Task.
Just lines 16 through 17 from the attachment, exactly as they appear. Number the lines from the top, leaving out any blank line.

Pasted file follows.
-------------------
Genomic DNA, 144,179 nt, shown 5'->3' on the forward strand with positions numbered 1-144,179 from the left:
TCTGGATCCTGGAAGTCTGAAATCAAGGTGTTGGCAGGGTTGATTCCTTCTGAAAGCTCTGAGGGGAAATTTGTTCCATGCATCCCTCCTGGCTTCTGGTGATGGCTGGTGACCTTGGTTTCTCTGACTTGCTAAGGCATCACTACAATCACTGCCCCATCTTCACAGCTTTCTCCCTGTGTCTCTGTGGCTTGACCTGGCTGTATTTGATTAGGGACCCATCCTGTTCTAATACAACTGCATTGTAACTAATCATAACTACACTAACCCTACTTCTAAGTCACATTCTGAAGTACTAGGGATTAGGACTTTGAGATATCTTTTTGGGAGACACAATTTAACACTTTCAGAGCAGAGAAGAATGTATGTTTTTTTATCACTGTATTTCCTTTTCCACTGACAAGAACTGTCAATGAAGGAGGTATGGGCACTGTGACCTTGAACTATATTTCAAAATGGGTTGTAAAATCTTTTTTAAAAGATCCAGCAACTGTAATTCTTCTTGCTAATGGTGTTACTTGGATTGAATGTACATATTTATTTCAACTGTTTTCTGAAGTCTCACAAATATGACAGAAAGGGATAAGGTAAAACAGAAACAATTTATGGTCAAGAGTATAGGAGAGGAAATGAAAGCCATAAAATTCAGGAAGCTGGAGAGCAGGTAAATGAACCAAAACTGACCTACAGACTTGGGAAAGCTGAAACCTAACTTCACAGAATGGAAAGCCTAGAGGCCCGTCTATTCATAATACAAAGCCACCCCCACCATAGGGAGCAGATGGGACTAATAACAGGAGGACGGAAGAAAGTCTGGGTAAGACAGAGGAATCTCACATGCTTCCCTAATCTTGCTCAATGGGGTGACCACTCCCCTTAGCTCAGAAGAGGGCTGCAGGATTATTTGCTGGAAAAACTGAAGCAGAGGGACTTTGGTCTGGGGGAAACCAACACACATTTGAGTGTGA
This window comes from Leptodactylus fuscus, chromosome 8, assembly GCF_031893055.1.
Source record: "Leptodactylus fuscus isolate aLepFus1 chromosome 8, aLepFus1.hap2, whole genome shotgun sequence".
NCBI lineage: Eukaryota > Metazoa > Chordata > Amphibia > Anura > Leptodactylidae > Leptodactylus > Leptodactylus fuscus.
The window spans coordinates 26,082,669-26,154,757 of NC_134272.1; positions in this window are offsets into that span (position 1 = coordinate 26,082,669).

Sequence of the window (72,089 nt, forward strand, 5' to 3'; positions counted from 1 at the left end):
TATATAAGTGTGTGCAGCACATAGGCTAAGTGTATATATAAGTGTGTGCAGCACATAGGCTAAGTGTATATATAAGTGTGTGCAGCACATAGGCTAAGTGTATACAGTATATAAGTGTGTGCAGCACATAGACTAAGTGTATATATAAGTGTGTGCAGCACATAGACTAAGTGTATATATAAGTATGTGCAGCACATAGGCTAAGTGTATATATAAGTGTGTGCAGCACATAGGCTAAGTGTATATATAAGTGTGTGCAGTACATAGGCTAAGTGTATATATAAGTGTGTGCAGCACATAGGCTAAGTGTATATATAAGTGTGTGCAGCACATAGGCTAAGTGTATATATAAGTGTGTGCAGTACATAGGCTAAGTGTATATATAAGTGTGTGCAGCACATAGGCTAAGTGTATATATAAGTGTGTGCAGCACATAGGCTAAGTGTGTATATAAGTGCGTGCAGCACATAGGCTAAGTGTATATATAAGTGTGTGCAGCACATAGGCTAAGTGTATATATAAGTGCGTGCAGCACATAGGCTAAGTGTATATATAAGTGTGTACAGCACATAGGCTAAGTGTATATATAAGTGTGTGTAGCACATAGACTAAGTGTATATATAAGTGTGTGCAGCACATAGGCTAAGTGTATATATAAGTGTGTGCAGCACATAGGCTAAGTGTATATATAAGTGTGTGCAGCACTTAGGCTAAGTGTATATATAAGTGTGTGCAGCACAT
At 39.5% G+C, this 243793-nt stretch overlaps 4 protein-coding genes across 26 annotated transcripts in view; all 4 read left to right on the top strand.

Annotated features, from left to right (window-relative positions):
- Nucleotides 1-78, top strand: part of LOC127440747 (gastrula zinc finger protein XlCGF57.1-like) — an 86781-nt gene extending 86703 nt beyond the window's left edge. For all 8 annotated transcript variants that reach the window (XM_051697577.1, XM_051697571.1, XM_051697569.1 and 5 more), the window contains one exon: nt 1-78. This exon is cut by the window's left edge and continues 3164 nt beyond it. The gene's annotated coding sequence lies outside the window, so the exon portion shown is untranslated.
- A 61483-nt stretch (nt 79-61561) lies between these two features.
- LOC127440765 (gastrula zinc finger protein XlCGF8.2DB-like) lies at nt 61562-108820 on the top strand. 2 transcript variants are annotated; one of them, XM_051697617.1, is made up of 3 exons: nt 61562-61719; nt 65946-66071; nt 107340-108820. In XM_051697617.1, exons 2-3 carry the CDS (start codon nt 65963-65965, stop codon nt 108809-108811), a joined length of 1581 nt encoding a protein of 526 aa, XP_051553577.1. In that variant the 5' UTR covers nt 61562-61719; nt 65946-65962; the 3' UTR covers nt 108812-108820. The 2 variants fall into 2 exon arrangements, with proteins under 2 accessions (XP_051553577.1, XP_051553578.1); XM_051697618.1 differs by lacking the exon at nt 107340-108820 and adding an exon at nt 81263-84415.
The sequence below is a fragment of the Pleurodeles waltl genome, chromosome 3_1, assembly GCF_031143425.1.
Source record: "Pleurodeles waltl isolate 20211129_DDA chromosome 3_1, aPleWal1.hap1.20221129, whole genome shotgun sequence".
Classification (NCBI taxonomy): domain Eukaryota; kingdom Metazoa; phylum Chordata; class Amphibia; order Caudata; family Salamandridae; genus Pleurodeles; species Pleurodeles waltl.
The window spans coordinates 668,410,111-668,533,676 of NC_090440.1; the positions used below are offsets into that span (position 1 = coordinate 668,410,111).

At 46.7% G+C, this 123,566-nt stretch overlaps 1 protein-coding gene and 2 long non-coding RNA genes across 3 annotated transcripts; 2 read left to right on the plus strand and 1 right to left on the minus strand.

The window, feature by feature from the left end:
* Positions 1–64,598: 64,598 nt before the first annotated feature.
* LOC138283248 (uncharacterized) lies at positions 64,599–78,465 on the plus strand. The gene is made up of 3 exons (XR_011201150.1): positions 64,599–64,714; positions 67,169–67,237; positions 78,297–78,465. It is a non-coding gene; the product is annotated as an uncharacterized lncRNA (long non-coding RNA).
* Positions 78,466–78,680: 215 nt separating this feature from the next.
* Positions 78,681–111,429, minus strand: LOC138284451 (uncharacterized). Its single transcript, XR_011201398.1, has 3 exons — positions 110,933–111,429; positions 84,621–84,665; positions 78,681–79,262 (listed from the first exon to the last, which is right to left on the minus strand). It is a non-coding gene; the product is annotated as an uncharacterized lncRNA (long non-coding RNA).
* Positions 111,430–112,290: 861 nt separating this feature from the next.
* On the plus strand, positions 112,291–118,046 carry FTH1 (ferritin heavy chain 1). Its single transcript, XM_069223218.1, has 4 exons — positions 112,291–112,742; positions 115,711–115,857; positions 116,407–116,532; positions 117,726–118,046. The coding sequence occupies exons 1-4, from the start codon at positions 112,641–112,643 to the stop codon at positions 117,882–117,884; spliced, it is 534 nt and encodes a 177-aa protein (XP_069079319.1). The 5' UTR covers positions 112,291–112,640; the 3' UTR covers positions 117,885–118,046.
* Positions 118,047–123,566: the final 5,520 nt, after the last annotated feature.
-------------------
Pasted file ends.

Classification (NCBI taxonomy): domain Eukaryota; kingdom Metazoa; phylum Chordata; class Amphibia; order Caudata; family Salamandridae; genus Pleurodeles; species Pleurodeles waltl.
The window spans coordinates 668,410,111-668,533,676 of NC_090440.1; the positions used below are offsets into that span (position 1 = coordinate 668,410,111).